What is Data-Driven Attribution (DDA)?
Before we begin, this post assumes that you are familiar with the concepts of attribution in general and data-driven attribution (DDA) in particular. However, if this isn’t the case, or if you’d just like a refresher on the two concepts, please see below:
- The Google Help Docs define attribution as “the act of assigning credit for conversions to different ads, clicks, and factors along a user’s path to completing a conversion.”1
- Data-driven attribution more specifically “distributes credit for the conversion based on data for each conversion event. It’s different from the other models because it uses your account’s data to calculate the actual contribution of each click interaction.”2
DDA Comparison: Universal Analytics (GA3) to GA4
A Short History:
In order to understand how DDA has improved from GA3 to GA4, it is important to know how DDA in Google Analytics has evolved over the years.
As you can see, the first generation of DDA originated in Google Analytics 360 back in 2013, with the rollout of custom DDA models for GA360 accounts.
Then, in late 2017, Google launched Attribution (beta), which offered free, cross-channel data-driven attribution to all customers. Attribution projects enabled brands to better understand their customer’s journey and get a consolidated view of digital performance with accurately reported conversions.
Now, with the formal launch of GA4 in 2020, not only is DDA freely available to all GA4 properties, but it is now set as the default attribution model. This means that for the first time, Google Analytics includes cross-channel, cross-platform DDA for everyone.
Differences and Improvements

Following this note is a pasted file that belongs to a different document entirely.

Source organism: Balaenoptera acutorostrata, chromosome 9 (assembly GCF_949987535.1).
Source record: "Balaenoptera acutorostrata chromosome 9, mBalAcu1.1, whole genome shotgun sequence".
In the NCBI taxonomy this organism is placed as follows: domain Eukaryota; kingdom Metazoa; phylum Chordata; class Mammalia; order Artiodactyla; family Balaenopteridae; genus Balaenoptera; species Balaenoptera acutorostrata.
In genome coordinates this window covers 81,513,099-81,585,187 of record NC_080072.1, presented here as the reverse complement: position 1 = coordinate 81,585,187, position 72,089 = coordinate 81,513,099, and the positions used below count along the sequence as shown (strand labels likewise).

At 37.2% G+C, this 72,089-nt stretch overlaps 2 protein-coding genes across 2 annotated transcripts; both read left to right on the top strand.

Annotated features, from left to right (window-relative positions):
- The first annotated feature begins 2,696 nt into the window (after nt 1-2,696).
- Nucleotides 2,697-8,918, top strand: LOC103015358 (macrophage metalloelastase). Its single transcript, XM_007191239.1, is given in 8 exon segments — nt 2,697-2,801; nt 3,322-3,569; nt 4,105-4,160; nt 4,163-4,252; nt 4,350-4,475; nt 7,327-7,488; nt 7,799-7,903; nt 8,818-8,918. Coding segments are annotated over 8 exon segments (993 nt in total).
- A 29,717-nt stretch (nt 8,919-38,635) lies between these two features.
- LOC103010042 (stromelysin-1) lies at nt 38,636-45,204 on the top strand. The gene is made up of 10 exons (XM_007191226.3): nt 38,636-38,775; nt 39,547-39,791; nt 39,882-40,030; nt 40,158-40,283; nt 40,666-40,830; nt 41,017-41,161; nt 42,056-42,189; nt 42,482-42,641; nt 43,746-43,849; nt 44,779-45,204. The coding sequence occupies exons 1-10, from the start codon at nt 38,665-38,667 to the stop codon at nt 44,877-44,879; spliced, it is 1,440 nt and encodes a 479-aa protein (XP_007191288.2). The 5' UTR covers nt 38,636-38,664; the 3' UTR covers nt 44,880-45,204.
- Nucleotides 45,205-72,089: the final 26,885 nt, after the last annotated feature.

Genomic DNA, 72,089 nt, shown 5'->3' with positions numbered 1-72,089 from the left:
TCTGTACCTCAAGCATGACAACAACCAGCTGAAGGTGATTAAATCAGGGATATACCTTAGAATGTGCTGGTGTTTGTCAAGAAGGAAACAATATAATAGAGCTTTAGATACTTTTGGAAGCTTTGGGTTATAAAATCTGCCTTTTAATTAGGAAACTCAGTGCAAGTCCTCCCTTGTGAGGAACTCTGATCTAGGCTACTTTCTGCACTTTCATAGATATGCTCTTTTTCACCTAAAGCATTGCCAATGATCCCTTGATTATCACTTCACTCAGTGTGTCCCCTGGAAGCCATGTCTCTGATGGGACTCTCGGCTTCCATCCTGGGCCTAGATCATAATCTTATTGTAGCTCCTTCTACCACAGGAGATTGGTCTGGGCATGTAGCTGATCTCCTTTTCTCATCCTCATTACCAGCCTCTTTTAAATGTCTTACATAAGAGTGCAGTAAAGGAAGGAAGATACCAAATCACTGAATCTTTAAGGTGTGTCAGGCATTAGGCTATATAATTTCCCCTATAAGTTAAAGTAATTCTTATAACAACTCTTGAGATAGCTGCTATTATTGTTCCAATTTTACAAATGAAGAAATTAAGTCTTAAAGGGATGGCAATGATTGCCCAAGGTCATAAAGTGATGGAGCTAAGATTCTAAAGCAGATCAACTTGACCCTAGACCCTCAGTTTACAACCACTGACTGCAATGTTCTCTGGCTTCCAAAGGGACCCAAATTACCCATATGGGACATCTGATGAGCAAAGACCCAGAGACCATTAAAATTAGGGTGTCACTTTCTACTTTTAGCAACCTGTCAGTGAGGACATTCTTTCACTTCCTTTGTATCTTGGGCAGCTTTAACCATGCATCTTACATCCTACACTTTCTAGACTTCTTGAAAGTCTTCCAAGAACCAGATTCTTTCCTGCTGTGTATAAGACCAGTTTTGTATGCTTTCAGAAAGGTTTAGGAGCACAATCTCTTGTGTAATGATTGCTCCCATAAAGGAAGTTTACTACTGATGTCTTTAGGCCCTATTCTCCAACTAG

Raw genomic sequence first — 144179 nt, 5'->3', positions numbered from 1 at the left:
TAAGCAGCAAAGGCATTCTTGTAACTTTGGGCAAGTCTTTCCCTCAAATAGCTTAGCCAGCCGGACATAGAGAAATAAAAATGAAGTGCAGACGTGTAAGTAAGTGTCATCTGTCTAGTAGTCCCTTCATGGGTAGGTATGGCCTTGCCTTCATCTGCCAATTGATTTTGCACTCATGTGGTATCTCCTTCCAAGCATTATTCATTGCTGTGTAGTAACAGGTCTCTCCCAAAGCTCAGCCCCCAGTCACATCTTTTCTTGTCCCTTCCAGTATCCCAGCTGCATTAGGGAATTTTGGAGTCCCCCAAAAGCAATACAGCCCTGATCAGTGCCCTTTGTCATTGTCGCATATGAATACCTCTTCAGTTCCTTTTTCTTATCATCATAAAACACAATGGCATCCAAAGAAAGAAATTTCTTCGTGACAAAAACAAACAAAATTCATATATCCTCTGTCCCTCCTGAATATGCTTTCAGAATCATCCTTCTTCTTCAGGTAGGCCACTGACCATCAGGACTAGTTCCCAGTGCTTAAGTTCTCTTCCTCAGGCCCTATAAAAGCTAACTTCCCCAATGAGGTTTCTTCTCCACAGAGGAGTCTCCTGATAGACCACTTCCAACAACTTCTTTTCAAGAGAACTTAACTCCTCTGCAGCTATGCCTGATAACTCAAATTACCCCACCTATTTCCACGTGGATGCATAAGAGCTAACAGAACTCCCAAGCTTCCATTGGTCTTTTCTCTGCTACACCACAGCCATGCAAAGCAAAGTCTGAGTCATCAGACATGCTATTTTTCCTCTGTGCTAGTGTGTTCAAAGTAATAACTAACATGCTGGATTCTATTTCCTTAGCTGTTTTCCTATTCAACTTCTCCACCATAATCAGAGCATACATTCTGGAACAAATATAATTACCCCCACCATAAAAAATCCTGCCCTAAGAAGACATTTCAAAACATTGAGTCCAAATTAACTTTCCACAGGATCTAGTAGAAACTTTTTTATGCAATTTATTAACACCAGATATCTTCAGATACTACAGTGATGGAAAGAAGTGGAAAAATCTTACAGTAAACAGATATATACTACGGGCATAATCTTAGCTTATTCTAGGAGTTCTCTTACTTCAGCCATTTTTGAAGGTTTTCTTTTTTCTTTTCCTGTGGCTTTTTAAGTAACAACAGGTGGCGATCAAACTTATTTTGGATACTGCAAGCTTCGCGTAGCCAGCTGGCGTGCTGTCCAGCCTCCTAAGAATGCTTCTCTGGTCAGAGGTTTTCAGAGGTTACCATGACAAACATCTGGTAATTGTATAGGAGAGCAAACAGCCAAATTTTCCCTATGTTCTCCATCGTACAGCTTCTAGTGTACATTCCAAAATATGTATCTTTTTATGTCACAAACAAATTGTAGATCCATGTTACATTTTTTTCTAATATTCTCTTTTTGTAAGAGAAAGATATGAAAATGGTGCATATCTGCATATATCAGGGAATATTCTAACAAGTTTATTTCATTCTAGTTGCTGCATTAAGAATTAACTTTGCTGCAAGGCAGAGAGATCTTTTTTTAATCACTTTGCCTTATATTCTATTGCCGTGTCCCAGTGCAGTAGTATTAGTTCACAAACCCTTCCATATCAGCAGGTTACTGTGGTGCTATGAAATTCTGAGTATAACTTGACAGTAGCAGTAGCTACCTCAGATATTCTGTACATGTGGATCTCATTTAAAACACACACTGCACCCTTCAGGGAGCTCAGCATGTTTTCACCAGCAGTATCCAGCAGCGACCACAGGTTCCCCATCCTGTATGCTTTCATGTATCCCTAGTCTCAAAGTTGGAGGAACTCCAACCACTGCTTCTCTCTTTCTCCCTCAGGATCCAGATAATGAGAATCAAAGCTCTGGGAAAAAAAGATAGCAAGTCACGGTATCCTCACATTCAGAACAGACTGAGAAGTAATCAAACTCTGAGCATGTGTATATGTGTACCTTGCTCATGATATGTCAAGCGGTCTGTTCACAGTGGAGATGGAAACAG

Arguably the most crucial change from GA3 to GA4 is the elimination of almost all prerequisites and eligibility requirements. In order to be eligible for DDA in GA3, organizations had to meet the following criteria:
- Be a GA360 customer,
- Have either e-commerce tracking or goals set up, and
- Have a Google Ads account with a minimum of 15,000 clicks and a conversion action with 600 conversions on Google Search within the last 30 days.
Additionally, in order to continue using the DDA model, an organization was required to maintain the following minimum thresholds within the last 28 days:
- 400 conversions per conversion action with at least 2 path interactions, and
- 10,000 paths within a selected reporting view.
In comparison, GA4, as mentioned above, is freely available to all customers, with DDA being the default attribution model for all properties. Furthermore, the only real remaining requirement for utilizing DDA in GA4 is to configure at least one event as a conversion event.
That means organizations no longer need to have a substantial volume of Google paid search clicks and conversions to qualify. Similarly, organizations don’t need to maintain those volumes over a rolling last 28-day period to remain eligible, and no longer need to have an external paid media conversion as the only available conversion event anymore. This elimination of minimum conversion thresholds, as we’ll discuss in a subsequent section, is a direct result of the improvements Google made to its data-driven attribution model.
Another notable change to DDA in GA4 comes with the functional improvements made to the underlying methodology. Firstly, there have been some major advancements in the DDA model’s methodology, involving the addition of two important factors: Time To Event and Incrementality Calibration.
- Time To Event takes the relative time until conversion that a touchpoint has into account when assigning credit. Thus, “in practice, this tends to mean that conversions occurring soon after an ad are more likely to have been caused by the ad (and therefore the ad tends to receive more credit) than conversions occurring long after the ad.“3
- Incrementality uses the results of holdback experiments to more accurately calculate the true incremental value of a specific interaction.
Furthermore, the new GA4 DDA model now takes the last 50 path interactions into consideration, whereas the old DDA model would only consider the last 4 interactions for assigning credit. Finally, the new DDA model gives you the option to choose between a 30, 60, and 90-day lookback window (set as default) for all conversion events. The one exception is Acquisition events (e.g. first_open and first_visit), which are set to a 30-day lookback window by default and can be manually switched to 7 days if preferred.
For the Extra Curious: If you would like to learn more about the underlying mathematical methodologies powering DDA, feel free to check out the following resources: